HIPAA applies within the United States and to entities covered by the law.

It sets standards to ensure the privacy, security, and confidentiality of individuals' health information while allowing for appropriate and necessary uses and disclosures for healthcare purposes, payment activities, and other specified purposes.

HIPAA’s scope can be defined as follows:

Covered entities: HIPAA applies to certain entities that handle or transmit PHI. These entities are categorized as "covered entities" and include healthcare providers (such as doctors, hospitals, clinics, and pharmacies), health plans (such as insurance companies and government programs like Medicare and Medicaid), and healthcare clearinghouses (entities that process and convert healthcare transactions into standardized formats).

Business associates: In addition to covered entities, HIPAA also extends its requirements to "business associates." Business associates are individuals or organizations that perform certain functions or services on behalf of covered entities, and in doing so, have access to PHI. Examples of business associates can include billing companies, third-party administrators, software vendors, and certain contractors.

Protected health information (PHI): The scope of HIPAA revolves around the protection of PHI, which refers to individually identifiable health information created, received, maintained, or transmitted by a covered entity or business associate. PHI includes various data elements, such as patient names, addresses, Social Security numbers, medical records, and any information related to an individual's past, present, or future physical or mental health conditions, treatment, or payments.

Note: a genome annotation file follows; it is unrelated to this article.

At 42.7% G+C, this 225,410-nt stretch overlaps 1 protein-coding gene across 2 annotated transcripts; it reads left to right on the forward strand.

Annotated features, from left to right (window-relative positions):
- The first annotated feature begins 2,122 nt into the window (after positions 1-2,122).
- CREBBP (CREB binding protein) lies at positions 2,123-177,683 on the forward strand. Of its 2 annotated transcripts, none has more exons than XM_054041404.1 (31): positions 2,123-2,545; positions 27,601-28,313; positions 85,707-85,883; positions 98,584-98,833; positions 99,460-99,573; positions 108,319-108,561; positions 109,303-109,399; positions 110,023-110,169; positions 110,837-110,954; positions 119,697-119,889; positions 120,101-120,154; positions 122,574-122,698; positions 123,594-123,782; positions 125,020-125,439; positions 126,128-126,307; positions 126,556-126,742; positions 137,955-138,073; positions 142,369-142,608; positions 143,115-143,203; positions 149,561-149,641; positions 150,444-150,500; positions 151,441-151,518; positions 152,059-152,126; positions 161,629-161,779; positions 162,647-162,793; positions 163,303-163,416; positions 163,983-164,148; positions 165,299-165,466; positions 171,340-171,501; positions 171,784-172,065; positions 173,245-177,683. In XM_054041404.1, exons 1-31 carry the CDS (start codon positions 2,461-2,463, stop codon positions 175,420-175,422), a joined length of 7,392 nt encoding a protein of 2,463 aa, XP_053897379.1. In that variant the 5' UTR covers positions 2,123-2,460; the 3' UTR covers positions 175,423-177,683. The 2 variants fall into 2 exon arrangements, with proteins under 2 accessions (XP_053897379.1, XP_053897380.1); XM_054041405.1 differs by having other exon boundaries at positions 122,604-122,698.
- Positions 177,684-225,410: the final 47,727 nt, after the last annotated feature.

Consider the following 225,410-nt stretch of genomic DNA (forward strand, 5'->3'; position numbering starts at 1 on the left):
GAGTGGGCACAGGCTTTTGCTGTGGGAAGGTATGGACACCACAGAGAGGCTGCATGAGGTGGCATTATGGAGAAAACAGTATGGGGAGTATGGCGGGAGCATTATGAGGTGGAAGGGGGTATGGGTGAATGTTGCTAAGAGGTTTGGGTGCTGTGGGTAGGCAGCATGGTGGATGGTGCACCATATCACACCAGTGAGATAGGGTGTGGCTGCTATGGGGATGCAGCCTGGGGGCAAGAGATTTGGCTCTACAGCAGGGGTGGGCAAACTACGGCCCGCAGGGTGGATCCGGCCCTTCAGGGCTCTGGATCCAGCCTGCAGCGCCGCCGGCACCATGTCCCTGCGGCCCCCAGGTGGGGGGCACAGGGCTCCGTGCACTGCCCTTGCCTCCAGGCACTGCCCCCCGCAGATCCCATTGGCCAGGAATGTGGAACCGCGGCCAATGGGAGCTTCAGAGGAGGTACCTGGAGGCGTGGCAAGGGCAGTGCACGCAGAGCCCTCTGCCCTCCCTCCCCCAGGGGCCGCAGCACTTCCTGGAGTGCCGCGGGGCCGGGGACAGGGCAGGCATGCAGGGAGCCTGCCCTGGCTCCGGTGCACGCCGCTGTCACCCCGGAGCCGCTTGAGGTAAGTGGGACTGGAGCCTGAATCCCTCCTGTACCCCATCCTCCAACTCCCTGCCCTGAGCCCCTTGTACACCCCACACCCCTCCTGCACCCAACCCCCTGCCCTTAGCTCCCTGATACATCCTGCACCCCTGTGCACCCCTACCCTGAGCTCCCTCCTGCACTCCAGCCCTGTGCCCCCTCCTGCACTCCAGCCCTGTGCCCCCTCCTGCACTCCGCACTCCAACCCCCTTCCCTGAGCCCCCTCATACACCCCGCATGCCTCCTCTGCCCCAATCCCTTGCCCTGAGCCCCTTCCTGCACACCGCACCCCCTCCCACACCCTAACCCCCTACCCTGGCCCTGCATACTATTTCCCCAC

The HIPAA privacy rule: HIPAA's Privacy Rule establishes standards for the use and disclosure of PHI by covered entities and their business associates. It outlines patients' rights regarding their health information, including the right to access and request amendments to their records, and requires covered entities to obtain patient consent or authorization for certain uses and disclosures of PHI.

To comply with the HIPAA Security Rule, all parties must:

  • Ensure the confidentiality, integrity, and availability of all electronic protected health information
  • Detect and safeguard against anticipated threats to the security of the information
  • Protect against anticipated impermissible uses or disclosures

The HIPAA security rule: HIPAA's Security Rule focuses on the safeguarding of electronic PHI (ePHI). It requires covered entities and business associates to implement administrative, physical, and technical safeguards to protect ePHI from unauthorized access, use, or disclosure. This includes measures like access controls, encryption, audit controls, and contingency plans for data breaches.

The HIPAA breach notification rule: HIPAA's Breach Notification Rule requires covered entities and business associates to notify affected individuals, the Department of Health and Human Services (HHS), and, in some cases, the media, in the event of a breach of unsecured PHI. The rule specifies the timeline and content requirements for breach notifications.

For further information, see cdc.gov


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